Saturday, June 6, 2009

The Psychology of Massacres

On June 5, 1989, Chinese authorities completed the clearing up of Tiananmen square and its environs, which in previous weeks had been occupied by pro-democracy protesters who seemed, at one point, on the verge of shaking up the ruling Communist Party hierarchy. That morning, as a column of tanks moved down the Avenue of Eternal Peace, it was briefly stopped by a man who stood in front of the first vehicle, climbed up and remonstrated with the soldier inside, then got down and blocked the path of the tanks once more. The man was removed by security officers, but not before half a dozen cameramen staying in the Beijing Hotel nearby had captured his lone protest on film and video in images that became instantly iconic.

The man has never been identified, but his gesture of protest appears to have been spontaneous. He was, after all, carrying a shopping bag in one hand and his jacket in another; like somebody going about his own business till he felt a sudden wave of revulsion against what was happening around him and decided to make his own suicidal gesture against brute power.
Everybody who witnessed that moment was convinced the gesture was suicidal. Policemen and soldiers had been instructed to give no quarter to demonstrators; they were shooting to kill, and had murdered hundreds of civilians already. Yet, the tanks did not roll over the man in the white shirt. The commander of the lead vehicle tried to bypass the unarmed pedestrian, rather than shoot him dead in the middle of the avenue. His decision, too, was spontaneous. He, too has remained unidentified. If we live long enough for China to turn democratic, we might discover the fate of the man who stood in front of the tanks. I hope to learn, also, about the soldier who spared the life of a protester instead of reacting with extreme prejudice as his superiors had ordered him to do.

The past few days have been filled with stories about slip-ups in the operation against terrorists who massacred nearly 200 people in Bombay on November 26 last year. Some of these issues have been publicised previously: the police did not have good bullet proof jackets, information was not communicated properly between units, commandos took inordinately long to arrive on the scene, many guards within VT station fled their posts, and so on. Some new revelations include: officers sitting in the control chamber at the Taj hotel could tell from security cameras that all four attackers were holed up in a single room for long periods, over an hour in one case. Though there were over 100 policemen at the scene by this time, they made no effort to engage the four gunmen. Later, the four emerged, split up, set fire to the sixth floor of the heritage wing, ambushed guests being led out from Wasabi restaurant, and kept the nation on tenterhooks for a further fifty hours.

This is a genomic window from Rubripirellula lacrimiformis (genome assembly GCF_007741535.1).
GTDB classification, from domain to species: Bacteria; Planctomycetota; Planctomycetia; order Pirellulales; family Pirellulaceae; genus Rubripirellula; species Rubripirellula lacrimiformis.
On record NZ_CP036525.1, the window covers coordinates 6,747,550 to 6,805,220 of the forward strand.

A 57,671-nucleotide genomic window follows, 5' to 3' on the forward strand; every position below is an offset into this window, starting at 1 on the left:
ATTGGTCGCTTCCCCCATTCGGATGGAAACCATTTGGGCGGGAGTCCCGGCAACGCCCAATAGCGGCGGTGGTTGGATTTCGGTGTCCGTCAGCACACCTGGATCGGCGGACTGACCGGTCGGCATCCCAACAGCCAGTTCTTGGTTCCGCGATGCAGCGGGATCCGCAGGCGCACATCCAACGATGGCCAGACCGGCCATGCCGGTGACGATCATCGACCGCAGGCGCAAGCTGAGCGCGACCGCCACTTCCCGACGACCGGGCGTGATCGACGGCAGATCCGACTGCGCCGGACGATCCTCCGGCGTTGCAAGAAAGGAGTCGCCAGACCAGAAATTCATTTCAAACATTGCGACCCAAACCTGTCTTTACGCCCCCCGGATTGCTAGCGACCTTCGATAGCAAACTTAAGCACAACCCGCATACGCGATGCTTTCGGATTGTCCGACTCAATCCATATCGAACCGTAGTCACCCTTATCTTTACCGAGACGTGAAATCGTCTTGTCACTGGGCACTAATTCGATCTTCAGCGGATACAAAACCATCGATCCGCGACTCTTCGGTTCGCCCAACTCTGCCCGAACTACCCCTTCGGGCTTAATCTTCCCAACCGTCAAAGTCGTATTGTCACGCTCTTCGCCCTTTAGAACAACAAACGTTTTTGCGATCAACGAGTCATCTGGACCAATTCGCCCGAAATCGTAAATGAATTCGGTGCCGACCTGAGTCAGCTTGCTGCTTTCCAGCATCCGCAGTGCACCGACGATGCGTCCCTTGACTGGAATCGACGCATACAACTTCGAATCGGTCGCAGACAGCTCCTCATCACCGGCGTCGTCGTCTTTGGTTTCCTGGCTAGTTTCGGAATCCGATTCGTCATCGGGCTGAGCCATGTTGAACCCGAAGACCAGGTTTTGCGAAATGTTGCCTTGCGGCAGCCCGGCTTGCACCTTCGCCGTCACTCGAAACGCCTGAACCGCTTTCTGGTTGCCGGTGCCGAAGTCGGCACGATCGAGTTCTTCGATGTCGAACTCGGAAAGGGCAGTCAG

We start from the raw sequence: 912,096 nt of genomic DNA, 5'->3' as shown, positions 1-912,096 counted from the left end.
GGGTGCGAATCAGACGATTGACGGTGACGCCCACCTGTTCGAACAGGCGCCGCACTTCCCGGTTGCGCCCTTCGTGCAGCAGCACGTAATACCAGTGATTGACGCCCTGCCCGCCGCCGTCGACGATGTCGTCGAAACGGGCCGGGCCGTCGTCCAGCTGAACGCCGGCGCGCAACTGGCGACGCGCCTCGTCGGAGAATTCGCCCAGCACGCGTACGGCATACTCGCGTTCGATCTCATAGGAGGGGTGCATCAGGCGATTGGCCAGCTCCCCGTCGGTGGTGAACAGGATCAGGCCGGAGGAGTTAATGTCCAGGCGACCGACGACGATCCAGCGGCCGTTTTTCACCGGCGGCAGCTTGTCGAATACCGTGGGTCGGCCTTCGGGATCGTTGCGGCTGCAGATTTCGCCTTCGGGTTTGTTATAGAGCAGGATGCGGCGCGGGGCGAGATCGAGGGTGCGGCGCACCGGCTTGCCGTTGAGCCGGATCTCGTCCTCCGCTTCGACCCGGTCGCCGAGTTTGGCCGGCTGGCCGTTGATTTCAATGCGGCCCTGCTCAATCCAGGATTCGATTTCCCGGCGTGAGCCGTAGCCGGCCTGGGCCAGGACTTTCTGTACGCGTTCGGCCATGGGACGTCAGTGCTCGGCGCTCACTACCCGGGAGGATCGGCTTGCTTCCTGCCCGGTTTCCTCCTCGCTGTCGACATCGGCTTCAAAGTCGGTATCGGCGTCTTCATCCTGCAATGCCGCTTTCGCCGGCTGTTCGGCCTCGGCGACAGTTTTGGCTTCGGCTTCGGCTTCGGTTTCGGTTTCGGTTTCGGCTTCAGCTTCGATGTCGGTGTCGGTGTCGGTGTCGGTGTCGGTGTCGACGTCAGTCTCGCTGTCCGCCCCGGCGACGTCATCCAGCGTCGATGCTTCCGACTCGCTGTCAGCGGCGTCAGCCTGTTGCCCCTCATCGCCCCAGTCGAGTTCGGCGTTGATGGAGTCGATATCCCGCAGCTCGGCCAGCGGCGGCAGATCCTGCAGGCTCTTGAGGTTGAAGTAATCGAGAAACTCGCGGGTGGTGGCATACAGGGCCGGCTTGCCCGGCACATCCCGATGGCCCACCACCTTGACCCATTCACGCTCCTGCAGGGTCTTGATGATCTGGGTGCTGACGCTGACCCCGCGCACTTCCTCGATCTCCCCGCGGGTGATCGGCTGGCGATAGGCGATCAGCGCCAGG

I understand why the police failed to act, because I have no respect for their ability or character. They are corrupt, brutal and incompetent, and each of these qualities feeds off the others in a vicious downward spiral. What I have not been able to understand are the actions of the militants. From the perspective of their controllers, I suppose, it was a spectacularly successful operation, apart from one unexpected downside, namely the capture of Ajmal Kasab. Presuming, however, that the instructions were to kill as many people and cause as much damage as possible, the terrorists made some strange choices. There were hundreds of vulnerable men and women at the Oberoi but, after an initial shooting frenzy, few further attempts were made to hunt down and kill guests. Having completed their gruesome assignment at VT, Ajmal Kasab and Abu Ismail sauntered across to Cama Hospital where they claimed a few more vicitims, but spared a number of others, locking them up in a toilet instead of executing them. What was the rationale behind that act? It certainly wasn't lack of ammunition, because they proceeded to battle a posse of policemen, escape the hospital, take over a police vehicle after killing the three police officers in it, and drive away. At the Taj, meanwhile, not only did the attackers congregate in one space and remain inactive for a long period of time, they did relatively little damage to the structure of the hotel, though they had the time and tools to burn the entire place down.
My best guess is that the terrorists assumed they would engage in a fight to the death with security personnel within an hour or two of coming ashore. When that did not happen, thanks to the ineptness and cowardice of Bombay's protectors, the attackers had no fall back plan, and acted in random, unpredictable ways while trying to reach their superiors for further instructions.
Whatever the truth of the matter, the fact is, horrible as the massacres of 26 November were, the toll could have been much higher had it not been for the indecisive behaviour of the terrorists.

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